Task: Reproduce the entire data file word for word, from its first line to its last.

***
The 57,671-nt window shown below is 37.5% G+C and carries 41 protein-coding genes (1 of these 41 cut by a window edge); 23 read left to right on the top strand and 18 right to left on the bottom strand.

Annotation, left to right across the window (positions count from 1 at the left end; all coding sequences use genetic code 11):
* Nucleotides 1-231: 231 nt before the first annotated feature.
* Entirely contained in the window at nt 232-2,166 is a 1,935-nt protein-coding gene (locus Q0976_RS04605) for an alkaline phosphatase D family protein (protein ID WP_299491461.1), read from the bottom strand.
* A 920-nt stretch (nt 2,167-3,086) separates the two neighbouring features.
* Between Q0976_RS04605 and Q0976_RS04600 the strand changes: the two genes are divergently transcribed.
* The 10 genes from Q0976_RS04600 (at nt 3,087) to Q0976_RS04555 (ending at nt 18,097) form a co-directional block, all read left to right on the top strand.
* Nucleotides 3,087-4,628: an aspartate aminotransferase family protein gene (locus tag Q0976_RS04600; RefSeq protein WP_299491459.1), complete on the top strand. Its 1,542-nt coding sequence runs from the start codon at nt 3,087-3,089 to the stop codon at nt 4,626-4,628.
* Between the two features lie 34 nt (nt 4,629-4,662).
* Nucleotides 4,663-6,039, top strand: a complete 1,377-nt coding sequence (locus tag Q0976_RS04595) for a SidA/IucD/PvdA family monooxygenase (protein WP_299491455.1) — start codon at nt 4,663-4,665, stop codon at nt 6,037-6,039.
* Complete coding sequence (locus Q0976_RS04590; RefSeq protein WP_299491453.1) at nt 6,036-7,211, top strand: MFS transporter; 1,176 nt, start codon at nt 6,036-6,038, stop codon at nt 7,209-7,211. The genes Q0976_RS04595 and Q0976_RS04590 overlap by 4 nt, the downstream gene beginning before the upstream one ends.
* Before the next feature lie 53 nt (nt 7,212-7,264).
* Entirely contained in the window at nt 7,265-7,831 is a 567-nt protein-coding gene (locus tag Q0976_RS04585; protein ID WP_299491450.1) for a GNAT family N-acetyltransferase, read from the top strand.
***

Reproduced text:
The 57,671-nt window shown below is 37.5% G+C and carries 41 protein-coding genes (1 of these 41 cut by a window edge); 23 read left to right on the top strand and 18 right to left on the bottom strand.

Annotation, left to right across the window (positions count from 1 at the left end; all coding sequences use genetic code 11):
* Nucleotides 1-231: 231 nt before the first annotated feature.
* Entirely contained in the window at nt 232-2,166 is a 1,935-nt protein-coding gene (locus Q0976_RS04605) for an alkaline phosphatase D family protein (protein ID WP_299491461.1), read from the bottom strand.
* A 920-nt stretch (nt 2,167-3,086) separates the two neighbouring features.
* Between Q0976_RS04605 and Q0976_RS04600 the strand changes: the two genes are divergently transcribed.
* The 10 genes from Q0976_RS04600 (at nt 3,087) to Q0976_RS04555 (ending at nt 18,097) form a co-directional block, all read left to right on the top strand.
* Nucleotides 3,087-4,628: an aspartate aminotransferase family protein gene (locus tag Q0976_RS04600; RefSeq protein WP_299491459.1), complete on the top strand. Its 1,542-nt coding sequence runs from the start codon at nt 3,087-3,089 to the stop codon at nt 4,626-4,628.
* Between the two features lie 34 nt (nt 4,629-4,662).
* Nucleotides 4,663-6,039, top strand: a complete 1,377-nt coding sequence (locus tag Q0976_RS04595) for a SidA/IucD/PvdA family monooxygenase (protein WP_299491455.1) — start codon at nt 4,663-4,665, stop codon at nt 6,037-6,039.
* Complete coding sequence (locus Q0976_RS04590; RefSeq protein WP_299491453.1) at nt 6,036-7,211, top strand: MFS transporter; 1,176 nt, start codon at nt 6,036-6,038, stop codon at nt 7,209-7,211. The genes Q0976_RS04595 and Q0976_RS04590 overlap by 4 nt, the downstream gene beginning before the upstream one ends.
* Before the next feature lie 53 nt (nt 7,212-7,264).
* Entirely contained in the window at nt 7,265-7,831 is a 567-nt protein-coding gene (locus tag Q0976_RS04585; protein ID WP_299491450.1) for a GNAT family N-acetyltransferase, read from the top strand.